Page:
Statewide high school ACT exams start Tuesday in Wisconsin. All high school juniors are required to take the test in-person due to state and federal law.
No matter if students are learning in-person, 100-percent virtual or a hybrid of both, all Wisconsin high school juniors are required to take the ACT college entrance exam at their schools starting this week.
“We’re going to do it in our gym like right there,” said Brown Deer High School junior Jordana Reisma.
Reisma is set to take the test among her peers on Wednesday. Given that it’s scheduled on the school’s only virtual day of the week, the district says it plans to bus students to and from the test.
“I feel like it’s fine, the tables are spaced out,” Reisma said. “They give us like food and water so I feel like it should be fine. I’m not worried about it.”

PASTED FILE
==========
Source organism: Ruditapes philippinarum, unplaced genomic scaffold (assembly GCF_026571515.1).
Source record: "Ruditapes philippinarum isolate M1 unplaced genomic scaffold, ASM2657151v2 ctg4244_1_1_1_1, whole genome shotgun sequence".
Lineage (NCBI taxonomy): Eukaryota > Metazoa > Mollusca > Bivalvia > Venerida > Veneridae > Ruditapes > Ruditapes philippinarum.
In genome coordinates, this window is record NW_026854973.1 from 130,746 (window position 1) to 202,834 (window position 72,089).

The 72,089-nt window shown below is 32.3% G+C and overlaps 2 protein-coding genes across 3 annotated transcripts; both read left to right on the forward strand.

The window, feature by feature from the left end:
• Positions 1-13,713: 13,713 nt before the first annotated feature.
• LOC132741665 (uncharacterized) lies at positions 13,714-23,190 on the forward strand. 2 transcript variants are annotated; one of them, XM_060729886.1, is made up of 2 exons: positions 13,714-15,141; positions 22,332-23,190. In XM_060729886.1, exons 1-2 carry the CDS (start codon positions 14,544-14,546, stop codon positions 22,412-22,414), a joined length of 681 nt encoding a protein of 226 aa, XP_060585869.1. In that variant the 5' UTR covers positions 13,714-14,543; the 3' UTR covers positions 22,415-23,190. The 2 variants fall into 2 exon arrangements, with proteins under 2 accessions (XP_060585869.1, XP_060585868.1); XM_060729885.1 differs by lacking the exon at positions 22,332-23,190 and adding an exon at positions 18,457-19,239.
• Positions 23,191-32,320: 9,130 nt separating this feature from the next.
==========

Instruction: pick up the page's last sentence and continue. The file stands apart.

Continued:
Racine Unified School District is back to full in-person instruction, but due to the ACT day, school administrators say only juniors will be in class Tuesday “in order to provide a focused, positive test-taking environment.”
Leading up the exam, Reisma said classmates aren’t putting much weight into the test that usually comes with high stakes for getting into their college of choice.
“I feel like people don’t even study for it anymore because they’re just like, it’s whatever now because colleges aren’t like looking for it anymore,” she said.
The UW System Board decided last fall to waive the ACT requirement for applicants due to concerns students wouldn’t be able to safely take the test in-person or even have the option.
UW-Madison says it’s suspending the requirement of ACT or SAT scores through the spring of 2023 due the pandemic. But Reisma is in a different situation as she hopes to go to school in Cleveland on a full-ride basketball scholarship. She says the university told her it’s still up in the air whether her class will need an ACT score for admission.
“They don’t know if they’re going to have it or not so it’s kind of up in the fence,” she said.
Wisconsin’s Department of Public Instruction says students will be allowed to take an online version of the test this year, but that must take place in-person at a school-proctored setting. There are no remote testing options for the ACT.